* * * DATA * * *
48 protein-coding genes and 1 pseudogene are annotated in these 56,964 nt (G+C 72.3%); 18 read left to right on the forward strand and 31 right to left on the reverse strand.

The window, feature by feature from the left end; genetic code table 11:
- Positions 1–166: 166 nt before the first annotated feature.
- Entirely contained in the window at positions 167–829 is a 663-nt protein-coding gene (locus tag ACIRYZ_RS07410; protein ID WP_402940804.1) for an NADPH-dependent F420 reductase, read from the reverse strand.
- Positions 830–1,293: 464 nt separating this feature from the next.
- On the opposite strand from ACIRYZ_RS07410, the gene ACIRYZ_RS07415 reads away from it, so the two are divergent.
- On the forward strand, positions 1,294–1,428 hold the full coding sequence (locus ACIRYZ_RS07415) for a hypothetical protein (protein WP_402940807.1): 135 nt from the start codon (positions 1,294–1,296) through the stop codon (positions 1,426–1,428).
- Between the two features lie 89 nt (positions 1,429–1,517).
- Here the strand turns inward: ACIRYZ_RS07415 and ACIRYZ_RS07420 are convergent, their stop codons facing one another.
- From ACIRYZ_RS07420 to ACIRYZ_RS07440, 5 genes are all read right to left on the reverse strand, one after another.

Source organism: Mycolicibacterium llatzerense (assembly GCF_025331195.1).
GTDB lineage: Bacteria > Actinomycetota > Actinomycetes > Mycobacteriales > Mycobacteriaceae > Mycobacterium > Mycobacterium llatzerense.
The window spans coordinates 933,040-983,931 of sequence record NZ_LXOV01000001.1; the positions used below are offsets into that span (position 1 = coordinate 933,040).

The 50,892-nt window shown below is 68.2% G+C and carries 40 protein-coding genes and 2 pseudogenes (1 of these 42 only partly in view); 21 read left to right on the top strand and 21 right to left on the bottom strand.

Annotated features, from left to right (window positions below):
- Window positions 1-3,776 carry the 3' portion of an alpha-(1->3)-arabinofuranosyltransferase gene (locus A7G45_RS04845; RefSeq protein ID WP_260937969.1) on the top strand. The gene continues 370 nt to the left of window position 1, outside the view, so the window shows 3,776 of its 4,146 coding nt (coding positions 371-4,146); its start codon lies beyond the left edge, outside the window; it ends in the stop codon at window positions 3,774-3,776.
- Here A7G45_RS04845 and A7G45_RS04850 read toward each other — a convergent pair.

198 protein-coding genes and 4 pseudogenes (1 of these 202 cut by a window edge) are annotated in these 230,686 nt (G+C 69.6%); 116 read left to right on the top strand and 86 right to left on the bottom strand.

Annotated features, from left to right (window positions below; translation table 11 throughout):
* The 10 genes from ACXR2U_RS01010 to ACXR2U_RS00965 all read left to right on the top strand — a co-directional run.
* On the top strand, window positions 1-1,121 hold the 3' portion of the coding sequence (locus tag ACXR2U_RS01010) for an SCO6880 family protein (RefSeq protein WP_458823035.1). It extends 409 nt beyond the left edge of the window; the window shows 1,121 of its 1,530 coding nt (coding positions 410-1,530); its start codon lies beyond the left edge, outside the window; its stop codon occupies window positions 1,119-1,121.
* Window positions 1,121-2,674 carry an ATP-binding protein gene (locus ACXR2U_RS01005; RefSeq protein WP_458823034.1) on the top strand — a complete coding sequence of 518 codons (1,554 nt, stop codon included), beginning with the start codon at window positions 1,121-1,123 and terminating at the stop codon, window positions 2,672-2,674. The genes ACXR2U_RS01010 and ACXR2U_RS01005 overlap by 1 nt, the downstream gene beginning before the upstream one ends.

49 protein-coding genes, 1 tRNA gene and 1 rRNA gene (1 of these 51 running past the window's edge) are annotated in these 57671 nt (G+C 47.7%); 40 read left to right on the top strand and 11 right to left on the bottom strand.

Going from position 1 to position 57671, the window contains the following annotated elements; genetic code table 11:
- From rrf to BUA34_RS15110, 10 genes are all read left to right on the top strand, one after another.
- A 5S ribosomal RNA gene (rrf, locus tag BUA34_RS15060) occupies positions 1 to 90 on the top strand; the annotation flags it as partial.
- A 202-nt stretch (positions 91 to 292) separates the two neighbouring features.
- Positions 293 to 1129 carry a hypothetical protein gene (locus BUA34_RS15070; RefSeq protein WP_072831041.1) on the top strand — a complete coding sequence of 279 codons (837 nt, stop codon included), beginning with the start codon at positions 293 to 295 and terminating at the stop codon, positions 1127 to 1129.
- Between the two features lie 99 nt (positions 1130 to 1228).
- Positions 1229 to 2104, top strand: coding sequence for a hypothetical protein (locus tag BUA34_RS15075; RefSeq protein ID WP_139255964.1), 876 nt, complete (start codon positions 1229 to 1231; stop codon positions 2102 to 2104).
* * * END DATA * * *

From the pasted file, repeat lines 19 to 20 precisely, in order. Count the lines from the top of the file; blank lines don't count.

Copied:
Annotated features, from left to right (window positions below; translation table 11 throughout):
* The 10 genes from ACXR2U_RS01010 to ACXR2U_RS00965 all read left to right on the top strand — a co-directional run.